Traffic is an enigma, not just in Marin but in every metropolitan region in the country. Whether on 101 or a major corridor, at any time of day you may find yourself staring at the tail lights of the car in front as you make your way toward your destination.
What can be done? Beware of those who say they have a quick solution. Increasing capacity on a roadway is a temporary fix. Within years or even months, that road will be congested again. When you expand capacity for cars you add more cars. In Marin, the truth is we don't have the capacity to expand our roads for more cars. We do, however, have room to provide for pedestrians and bicyclists and to expand public transit. These solutions actually take cars off the road.
EVERYONE IS A PEDESTRIAN
Even if you drive everywhere, at some point you’ll get out of your car and walk to your final destination. Pedestrian-friendly places are for everyone. There are three key ingredients to creating walkable communities: safety, comfort, and aesthetics.
Safety means safe from traffic and the ability to cross the street safely. Sidewalks separated from traffic with trees or parking give an added sense of security. Even with good sidewalks, people are more likely to walk if the surroundings are pleasant and attractive. When the City of San Rafael widened the sidewalks on Fourth Street and added street trees and sidewalk cafés, downtown became an inviting place to stroll. Shopping malls can create the same ‘freedom from cars’ in a pleasant environment.
I remember when the first shopping mall appeared in my home town. My European mother loved it because it reminded her of the small European towns of her youth which favored walking over driving.
All of the older Marin towns that grew along the rail lines have that feel – because they were built before cars. That safe, comfortable, and pleasant walking environment is one reason why Marin’s town centers are popular destinations to visit and to live. Mill Valley is a prime example of this, and of linking the neighborhoods to one of Marin’s greatest treasures: its access to natural environments. No matter where you live in Marin, there is a trail or park nearby.
Improving the “walkability” in a community is key to rebalancing pedestrian and auto traffic. As more sidewalks, pathways, and safe crossings are added, more people start walking to their destinations.
BICYCLING IS THE NEW RAGE
Bicycling has emerged as a major recreational activity as more people choose either road or mountain biking for weekend excursions. Bicycling has also become a favorite mode for short trips. According to the US Census, 40% of our trips are two miles or less, and it’s easy and enjoyable to bike for those short trips. In areas with good bike paths, families are out riding, commuters young and old are enjoying the morning air, and children are biking to school. Many of the millennial generation have chosen to live without cars and use bikes instead.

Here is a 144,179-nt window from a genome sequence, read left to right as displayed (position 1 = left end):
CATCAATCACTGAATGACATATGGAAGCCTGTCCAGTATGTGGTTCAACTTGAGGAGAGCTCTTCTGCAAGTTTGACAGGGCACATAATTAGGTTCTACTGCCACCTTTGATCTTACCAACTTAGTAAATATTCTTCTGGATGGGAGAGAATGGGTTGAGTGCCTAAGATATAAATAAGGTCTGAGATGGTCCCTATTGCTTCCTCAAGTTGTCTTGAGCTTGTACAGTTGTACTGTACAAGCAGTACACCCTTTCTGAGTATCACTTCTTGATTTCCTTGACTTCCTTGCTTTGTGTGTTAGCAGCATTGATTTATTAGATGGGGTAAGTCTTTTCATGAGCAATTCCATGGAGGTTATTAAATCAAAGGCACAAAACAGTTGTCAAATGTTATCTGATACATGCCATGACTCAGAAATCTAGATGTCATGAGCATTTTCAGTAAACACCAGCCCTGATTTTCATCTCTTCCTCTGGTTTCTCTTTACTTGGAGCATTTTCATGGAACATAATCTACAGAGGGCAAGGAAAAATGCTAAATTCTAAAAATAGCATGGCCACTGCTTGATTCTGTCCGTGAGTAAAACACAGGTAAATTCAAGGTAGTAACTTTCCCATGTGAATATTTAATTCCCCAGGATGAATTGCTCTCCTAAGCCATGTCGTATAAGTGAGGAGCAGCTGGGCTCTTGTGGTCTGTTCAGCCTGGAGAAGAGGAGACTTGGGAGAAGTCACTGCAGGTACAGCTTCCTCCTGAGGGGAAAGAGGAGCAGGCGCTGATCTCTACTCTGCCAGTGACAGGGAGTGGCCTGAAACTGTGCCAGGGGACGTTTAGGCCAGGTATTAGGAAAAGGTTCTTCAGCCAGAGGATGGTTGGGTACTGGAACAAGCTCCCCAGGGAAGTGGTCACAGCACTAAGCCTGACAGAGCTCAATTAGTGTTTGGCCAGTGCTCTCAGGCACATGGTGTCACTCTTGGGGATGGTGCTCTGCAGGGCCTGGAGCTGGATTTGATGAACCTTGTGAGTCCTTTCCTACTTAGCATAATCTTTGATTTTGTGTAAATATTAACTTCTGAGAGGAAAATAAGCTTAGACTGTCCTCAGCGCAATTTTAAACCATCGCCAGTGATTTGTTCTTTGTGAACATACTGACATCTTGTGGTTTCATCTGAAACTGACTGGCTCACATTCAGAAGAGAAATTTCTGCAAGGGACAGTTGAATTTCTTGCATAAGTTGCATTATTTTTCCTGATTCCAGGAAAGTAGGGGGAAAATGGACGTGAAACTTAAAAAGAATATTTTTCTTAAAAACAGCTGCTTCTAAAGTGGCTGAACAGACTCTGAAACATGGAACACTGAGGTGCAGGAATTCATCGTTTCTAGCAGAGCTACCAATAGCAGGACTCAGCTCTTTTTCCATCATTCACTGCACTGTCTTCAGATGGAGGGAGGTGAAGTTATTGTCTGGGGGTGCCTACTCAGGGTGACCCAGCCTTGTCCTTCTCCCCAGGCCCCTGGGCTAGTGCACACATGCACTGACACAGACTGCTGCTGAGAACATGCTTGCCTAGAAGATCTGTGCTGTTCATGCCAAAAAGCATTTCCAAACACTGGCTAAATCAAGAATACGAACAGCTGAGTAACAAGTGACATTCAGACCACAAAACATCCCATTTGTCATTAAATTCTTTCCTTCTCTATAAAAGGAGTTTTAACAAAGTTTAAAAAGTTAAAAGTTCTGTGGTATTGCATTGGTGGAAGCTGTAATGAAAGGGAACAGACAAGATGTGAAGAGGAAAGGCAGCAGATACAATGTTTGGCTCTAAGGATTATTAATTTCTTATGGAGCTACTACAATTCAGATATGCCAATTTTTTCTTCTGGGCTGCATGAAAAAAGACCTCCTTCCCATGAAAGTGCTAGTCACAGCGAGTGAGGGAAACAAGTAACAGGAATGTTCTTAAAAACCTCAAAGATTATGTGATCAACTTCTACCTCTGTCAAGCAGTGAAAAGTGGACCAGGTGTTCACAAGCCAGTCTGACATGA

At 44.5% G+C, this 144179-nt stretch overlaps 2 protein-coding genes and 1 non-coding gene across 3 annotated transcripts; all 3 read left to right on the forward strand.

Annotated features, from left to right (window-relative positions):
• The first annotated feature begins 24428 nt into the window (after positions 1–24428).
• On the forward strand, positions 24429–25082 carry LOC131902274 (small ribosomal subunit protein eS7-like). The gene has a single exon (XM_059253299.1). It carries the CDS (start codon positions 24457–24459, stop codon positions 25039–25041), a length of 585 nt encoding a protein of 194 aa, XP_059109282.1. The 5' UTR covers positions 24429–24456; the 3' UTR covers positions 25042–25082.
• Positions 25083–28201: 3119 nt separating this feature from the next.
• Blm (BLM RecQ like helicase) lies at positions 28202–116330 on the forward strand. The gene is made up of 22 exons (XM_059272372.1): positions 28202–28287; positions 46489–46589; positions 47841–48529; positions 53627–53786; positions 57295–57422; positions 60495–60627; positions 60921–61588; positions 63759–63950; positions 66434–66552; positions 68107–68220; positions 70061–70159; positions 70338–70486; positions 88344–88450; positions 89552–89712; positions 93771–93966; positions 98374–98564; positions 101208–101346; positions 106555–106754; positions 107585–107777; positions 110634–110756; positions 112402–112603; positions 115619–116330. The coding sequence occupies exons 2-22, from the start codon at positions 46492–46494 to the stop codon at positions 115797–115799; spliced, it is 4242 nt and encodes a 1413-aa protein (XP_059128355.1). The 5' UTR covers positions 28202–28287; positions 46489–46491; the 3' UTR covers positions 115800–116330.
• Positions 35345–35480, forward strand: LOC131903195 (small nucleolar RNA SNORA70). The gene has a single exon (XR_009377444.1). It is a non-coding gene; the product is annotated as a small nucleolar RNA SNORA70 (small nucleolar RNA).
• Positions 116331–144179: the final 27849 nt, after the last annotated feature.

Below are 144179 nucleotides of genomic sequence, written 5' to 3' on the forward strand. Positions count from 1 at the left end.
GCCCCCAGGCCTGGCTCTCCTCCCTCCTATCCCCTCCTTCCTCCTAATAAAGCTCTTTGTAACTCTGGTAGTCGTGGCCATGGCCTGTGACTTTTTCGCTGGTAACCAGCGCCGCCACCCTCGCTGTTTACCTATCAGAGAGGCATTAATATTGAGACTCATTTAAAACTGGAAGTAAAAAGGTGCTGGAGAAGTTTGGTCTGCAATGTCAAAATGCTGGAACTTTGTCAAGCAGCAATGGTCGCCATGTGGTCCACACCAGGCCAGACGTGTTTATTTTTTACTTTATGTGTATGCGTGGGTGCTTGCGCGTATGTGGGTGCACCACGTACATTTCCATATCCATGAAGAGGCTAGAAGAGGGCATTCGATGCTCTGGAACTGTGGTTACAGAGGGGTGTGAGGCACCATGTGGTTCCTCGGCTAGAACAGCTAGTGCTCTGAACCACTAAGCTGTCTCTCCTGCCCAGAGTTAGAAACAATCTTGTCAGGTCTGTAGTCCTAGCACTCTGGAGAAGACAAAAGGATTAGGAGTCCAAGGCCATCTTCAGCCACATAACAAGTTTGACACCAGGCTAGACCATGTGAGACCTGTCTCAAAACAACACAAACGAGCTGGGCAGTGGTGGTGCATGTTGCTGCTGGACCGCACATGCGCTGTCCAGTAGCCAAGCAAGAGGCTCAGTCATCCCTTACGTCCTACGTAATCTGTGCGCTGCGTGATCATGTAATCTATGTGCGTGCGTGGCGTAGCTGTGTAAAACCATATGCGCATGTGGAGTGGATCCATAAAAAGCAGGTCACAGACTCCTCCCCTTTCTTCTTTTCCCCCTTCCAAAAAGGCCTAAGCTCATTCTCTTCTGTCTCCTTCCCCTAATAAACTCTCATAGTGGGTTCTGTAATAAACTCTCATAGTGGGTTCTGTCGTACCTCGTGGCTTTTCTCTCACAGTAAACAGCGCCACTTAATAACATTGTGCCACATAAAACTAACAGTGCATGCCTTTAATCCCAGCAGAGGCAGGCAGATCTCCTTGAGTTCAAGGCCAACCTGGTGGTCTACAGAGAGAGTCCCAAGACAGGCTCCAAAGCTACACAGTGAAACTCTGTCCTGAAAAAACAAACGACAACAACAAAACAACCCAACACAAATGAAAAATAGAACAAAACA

I once taught a group of women how to use their bikes for daily transportation. We took them through a four-part workshop series to get them ready for a ride from Fairfax to San Rafael. They were dreading it, worried about riding next to traffic and the long grueling ride up steep hills. When the day came they took a deep breath, and took off. Twenty minutes later we had arrived at our destination and our women were a bit surprised. “Is that it?” they asked. The ride had been so easy that they couldn’t believe they had viewed it with such trepidation. The moral of this story – biking is easier than you think.
Better Facilities = More Bicyclists and Pedestrians
Most of Marin County towns and cities have been improving their bike and pedestrian facilities for the last two decades and it shows. In some areas you can ride for miles before having to get on the road.
With $25 million in Federal funding for a non-motorized pilot project, Marin built major bikeways, like the Lincoln Hill pathway – a veritable bicycle freeway next to the highway, connecting downtown San Rafael to Terra Linda. A tunnel now connects San Rafael to Larkspur Landing, the ferry, and points south. And soon we’ll be able to use the 71-mile long separated multi-use path alongside the SMART tracks.
Connectivity is the key to increasing bicycling. Fairfax knew this when it created sidewalks and bikeways from one end of the town to the other. They’ve designated a “Bike Spine” through the residential streets, giving priority to students biking to school. As a result, Fairfax is a popular bicycling town, not just for recreational riders who visit every weekend, but for local residents who bike to town for errands, school, and other trips. Manor School in Fairfax has the highest percentage of elementary-age children who bike to school in the county. In Mill Valley, Kentfield and Hall Middle schools which all have bike paths leading right to their schools, half the students walk or bike!
New technologies make biking easier than the days of the three-speed Schwinn that we rode as children. The granny gear helps you roll up those hills with less effort, and now there are electric-assist bikes that glide up the hills, and cargo bikes which are mini-trucks on two wheels. You can carry your groceries, your instruments, even your kids.
Yep, biking is the most efficient way to get around, costing nothing beyond the purchase price of the bike and a little maintenance. You don’t have to be fit to ride your bike although riding your bike will help you get fit. You burn calories, stay healthy and have a lot more fun than being stuck in traffic.